How the News Got Less Mean

The more people get their information by sharing online, the more positive stories get. New research underlines a growing trend in media

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Daniel Acker / Bloomberg / Getty Images

The most read article of all time on BuzzFeed contains no photographs of celebrity nip slips and no inflammatory ranting. It’s a series of photos called “21 pictures that will restore your faith in humanity,” which has pulled in nearly 14 million visits so far. At Upworthy too, hope is the major draw. “This kid just died. What he left behind is wondtacular,” an Upworthy post about a terminally ill teen singer, earned 15 million views this summer and has raised more than $300,000 for cancer research.

The recipe for attracting visitors to stories online is changing. Bloggers have traditionally turned to sarcasm and snark to draw attention. But the success of sites like BuzzFeed and Upworthy, whose philosophies embrace the viral nature of upbeat stories, hints that the Web craves positivity.

The reason: social media. Researchers are discovering that people want to create positive images of themselves online by sharing upbeat stories. And with more people turning to Facebook and Twitter to find out what’s happening in the world, news stories may need to cheer up in order to court an audience. If social is the future of media, then optimistic stories might be media’s future.

“When we started, the prevailing wisdom was that snark ruled the Internet,” says Eli Pariser, a co-founder of Upworthy. “And we just had a really different sense of what works.”

“You don’t want to be that guy at the party who’s crazy and angry and ranting in the corner — it’s the same for Twitter or Facebook,” he says. “Part of what we’re trying to do with Upworthy is give people the tools to express a conscientious, thoughtful and positive identity in social media.”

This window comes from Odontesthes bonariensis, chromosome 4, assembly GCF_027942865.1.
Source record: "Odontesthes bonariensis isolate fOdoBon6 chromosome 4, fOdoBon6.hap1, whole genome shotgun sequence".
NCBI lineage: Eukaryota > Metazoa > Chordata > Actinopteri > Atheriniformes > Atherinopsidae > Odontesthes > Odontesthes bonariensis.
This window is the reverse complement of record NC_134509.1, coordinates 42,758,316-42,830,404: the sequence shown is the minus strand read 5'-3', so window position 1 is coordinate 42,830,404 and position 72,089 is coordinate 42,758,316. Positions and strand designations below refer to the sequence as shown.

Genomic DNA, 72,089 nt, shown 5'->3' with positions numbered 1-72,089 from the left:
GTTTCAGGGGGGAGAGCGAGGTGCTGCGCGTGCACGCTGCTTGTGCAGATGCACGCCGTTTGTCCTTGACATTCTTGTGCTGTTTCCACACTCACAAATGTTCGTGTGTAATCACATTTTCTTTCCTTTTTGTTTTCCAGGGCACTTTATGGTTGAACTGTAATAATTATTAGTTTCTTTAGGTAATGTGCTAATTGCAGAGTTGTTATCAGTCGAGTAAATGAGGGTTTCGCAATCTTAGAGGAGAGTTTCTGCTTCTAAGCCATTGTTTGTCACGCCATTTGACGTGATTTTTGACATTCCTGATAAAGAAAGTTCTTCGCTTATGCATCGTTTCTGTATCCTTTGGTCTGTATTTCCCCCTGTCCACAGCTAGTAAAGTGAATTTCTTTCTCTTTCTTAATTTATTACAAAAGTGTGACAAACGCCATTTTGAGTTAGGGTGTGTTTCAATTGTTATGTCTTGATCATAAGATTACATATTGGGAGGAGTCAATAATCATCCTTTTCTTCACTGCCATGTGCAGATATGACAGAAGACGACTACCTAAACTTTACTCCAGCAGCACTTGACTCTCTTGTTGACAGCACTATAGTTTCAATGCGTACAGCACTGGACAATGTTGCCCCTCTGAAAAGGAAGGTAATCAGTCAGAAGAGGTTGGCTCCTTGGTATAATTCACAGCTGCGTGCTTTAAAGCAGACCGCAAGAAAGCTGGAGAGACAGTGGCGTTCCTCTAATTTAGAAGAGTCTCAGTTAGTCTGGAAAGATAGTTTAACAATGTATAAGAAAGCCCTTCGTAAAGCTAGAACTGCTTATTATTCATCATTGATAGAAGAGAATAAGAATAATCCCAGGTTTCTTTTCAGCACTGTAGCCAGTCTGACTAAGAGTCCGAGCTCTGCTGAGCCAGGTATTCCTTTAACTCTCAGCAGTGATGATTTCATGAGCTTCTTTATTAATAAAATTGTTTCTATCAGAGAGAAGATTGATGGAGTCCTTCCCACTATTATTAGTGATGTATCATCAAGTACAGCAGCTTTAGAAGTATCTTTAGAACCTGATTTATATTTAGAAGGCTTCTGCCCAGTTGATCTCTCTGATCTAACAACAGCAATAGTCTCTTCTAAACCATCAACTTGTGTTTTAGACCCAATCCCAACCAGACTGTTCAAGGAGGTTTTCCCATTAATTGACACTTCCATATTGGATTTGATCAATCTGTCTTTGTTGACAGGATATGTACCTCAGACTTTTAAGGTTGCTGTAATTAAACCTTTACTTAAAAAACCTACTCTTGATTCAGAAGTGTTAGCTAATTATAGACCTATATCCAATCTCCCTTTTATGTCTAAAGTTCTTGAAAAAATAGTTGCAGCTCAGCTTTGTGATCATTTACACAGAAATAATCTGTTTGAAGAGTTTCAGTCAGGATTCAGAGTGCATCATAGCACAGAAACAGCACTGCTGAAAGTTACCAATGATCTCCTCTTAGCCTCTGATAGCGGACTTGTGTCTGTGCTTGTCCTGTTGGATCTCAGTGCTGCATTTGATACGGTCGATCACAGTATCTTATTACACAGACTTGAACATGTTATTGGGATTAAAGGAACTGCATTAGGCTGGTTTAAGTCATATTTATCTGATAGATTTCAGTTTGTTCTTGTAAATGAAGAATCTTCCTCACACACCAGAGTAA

And the science appears to support Pariser’s philosophy. In a recent study from the Massachusetts Institute of Technology, researchers found that “up votes,” showing that a visitor liked a comment or story, begat more up votes on comments on the site, but “down votes” did not do the same. In fact, a single up vote increased the likelihood that someone else would like a comment by 32%, whereas a down vote had no effect. People don’t want to support the cranky commenter, the critic or the troll. Nor do they want to be that negative personality online.

In another study published in 2012, Jonah Berger, author of Contagious: Why Things Catch On and professor of marketing at the Wharton School of the University of Pennsylvania, monitored the most e-mailed stories produced by the New York Times for six months and found that positive stories were more likely to make the list than negative ones.

“What we share [or like] is almost like the car we drive or the clothes we wear,” he says. “It says something about us to other people. So people would much rather be seen as a Positive Polly than a Debbie Downer.”

It’s not always that simple: Berger says that though positive pieces drew more traffic than negative ones, within the categories of positive and negative stories, those articles that elicited more emotion always led to more shares.